Beautiful Joe
Chapter 29, Page 5


Please be aware that this book was originally published in 1894 and may contain words, descriptions, or other passages that may be considered offensive today.


He got up from the log, and Miss Laura followed him to the fence. "These big troughs are for the sheep," sad Mr. Wood; "and those shallow ones in the enclosure are for the lambs. See, there is just room enough for them to get under the fence. You should see the small creatures rush to them whenever we appear with their oats, and wheat, or bran, or whatever we are going to give them. If they are going to the butcher, they get corn meal and oil meal. Whatever it is, they eat it up clean. I don't believe in cramming animals. I feed them as much as is good for them, and not any more. Now, you go sit down over there behind those bushes with Joe, and I'll attend to business."

Miss Laura found a shady place, and I curled myself up beside her. We sat there a long time, but we did not get tired, for it was amusing to watch the sheep and lambs. After a while, Mr. Wood came and sat down beside us. He talked some more about sheep-raising; then he said,

"You may stay here longer if you like, but I must get down to the house. The work must be done, if the weather is hot."

"What are you going to do now?" asked Miss Laura, jumping up.

"Oh! more sheep business. I've set out some young trees in the orchard, and unless I get chicken wire around them, my sheep will be barking them for me."

"I've seen them," said Miss Laura, "standing up on their hind legs and nibbling at the trees, taking off every shoot they can reach."

"They don't hurt the old trees," said Mr. Wood; "but the young ones have to be protected. It pays me to take care of my fruit trees, for I get a splendid crop from them, thanks to the sheep."

"Good-bye, little lambs and dear old sheep," said Miss Laura, as her uncle opened the gate for her to leave the pasture. "I'll come and see you again some time. Now, you had better go down to the brook in the dingle and have a drink. You look hot in your warm coats."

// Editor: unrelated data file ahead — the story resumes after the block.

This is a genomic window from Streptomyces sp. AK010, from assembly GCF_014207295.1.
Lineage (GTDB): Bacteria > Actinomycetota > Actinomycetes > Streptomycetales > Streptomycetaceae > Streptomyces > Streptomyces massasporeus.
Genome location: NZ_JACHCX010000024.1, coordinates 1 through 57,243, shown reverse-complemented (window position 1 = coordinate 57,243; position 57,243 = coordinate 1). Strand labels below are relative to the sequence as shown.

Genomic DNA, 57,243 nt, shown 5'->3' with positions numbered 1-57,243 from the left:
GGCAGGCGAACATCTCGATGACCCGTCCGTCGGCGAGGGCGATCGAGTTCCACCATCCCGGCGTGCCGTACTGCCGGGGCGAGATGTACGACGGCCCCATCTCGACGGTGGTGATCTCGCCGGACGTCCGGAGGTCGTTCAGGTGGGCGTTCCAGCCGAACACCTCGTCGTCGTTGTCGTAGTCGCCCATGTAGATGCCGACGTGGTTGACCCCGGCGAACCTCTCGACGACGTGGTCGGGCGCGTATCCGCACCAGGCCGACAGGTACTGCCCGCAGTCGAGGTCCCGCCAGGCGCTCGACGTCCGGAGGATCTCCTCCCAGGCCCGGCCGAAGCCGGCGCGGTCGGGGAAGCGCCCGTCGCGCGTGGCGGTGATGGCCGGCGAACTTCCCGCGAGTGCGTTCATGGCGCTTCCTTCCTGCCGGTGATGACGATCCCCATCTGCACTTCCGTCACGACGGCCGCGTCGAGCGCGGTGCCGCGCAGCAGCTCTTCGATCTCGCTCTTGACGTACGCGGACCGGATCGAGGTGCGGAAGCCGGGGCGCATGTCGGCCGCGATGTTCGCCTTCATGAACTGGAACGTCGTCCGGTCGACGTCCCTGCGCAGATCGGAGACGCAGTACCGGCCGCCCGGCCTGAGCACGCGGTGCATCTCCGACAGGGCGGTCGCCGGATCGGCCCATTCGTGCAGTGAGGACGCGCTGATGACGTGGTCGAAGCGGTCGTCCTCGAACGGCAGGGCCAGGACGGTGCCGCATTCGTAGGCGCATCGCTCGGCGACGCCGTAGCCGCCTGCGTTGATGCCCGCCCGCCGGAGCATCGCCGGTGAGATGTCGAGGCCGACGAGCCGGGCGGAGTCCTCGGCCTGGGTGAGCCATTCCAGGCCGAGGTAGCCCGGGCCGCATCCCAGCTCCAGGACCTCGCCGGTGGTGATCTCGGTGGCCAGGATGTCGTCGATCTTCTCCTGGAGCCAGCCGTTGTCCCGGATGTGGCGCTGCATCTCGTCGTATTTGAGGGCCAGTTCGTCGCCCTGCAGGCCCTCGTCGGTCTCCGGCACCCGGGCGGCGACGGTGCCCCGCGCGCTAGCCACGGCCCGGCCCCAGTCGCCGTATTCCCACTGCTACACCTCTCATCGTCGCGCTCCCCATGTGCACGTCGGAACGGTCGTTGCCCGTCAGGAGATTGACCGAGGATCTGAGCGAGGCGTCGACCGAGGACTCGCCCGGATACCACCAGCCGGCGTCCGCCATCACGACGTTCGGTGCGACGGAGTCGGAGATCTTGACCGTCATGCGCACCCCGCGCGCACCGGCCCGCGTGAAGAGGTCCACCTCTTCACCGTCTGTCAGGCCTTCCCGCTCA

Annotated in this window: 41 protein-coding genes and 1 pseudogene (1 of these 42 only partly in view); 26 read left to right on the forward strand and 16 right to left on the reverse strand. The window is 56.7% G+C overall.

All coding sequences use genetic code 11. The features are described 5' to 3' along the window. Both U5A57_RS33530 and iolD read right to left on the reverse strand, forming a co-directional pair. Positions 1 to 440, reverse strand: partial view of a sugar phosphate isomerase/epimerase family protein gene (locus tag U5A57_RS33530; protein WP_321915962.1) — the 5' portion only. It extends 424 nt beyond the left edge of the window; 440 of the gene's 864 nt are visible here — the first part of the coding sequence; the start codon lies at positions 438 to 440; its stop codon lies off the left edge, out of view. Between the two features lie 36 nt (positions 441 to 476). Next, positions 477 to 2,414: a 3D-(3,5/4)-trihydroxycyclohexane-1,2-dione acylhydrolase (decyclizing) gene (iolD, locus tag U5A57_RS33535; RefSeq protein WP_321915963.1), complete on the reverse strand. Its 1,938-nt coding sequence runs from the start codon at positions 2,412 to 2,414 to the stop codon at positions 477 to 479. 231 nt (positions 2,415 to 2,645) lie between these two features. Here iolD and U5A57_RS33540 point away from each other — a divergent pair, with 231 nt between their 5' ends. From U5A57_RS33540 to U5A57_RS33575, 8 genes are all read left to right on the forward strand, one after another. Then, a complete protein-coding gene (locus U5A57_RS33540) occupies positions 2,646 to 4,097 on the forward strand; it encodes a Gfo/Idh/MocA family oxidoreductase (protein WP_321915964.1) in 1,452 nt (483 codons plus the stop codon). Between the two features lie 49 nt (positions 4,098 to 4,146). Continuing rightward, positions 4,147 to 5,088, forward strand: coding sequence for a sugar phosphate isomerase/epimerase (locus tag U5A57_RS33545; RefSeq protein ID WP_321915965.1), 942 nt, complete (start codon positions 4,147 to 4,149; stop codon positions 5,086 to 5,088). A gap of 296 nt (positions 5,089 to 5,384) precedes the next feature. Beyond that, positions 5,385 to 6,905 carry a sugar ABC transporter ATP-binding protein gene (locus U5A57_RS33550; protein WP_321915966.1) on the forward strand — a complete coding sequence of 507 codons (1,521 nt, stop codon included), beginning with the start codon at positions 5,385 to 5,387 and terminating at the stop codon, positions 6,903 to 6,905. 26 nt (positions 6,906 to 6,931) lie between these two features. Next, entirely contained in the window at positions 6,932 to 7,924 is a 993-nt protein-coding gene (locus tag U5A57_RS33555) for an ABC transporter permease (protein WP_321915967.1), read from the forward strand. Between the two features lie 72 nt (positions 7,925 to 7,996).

"You've mastered one detail of sheep-keeping," said Mr. Wood, as he slowly walked along beside his niece. "To raise healthy sheep one must have pure water where they can get to it whenever they like. Give them good water, good food, and a variety of it, good quarters — cool in summer, comfortable in winter, and keep them quiet, and you'll make them happy and make money on them."

"I think I'd like sheep-raising," said Miss Laura; "won't you have me for your flock mistress, uncle?"

He laughed, and said he thought not, for she would cry every time any of her charge were sent to the butcher.

After this Miss Laura and I often went up to the pasture to see the sheep and the lambs. We used to get into a shady place where they could not see us, and watch them. One day I got a great surprise about the sheep. I had heard so much about their meekness that I never dreamed that they would fight; but it turned out that they did, and they went about it in such a business-like way, that I could not help smiling at them. I suppose that like most other animals they had a spice of wickedness in them. On this day a quarrel arose between two sheep; but instead of running at each other like two dogs they went a long distance apart, and then came rushing at each other with lowered heads. Their object seemed to be to break each other's skull; but Miss Laura soon stopped them by calling out and frightening them apart. I thought that the lambs were more interesting than the sheep. Sometimes they fed quietly by their mothers' sides, and at other times they all huddled together on the top of some flat rock or in a bare place, and seemed to be talking to each other with their heads close together. Suddenly one would jump down, and start for the bushes or the other side of the pasture. They would all follow pell-mell; then in a few minutes they would come rushing back again. It was pretty to see them playing together and having a good time before the sorrowful day of their death came.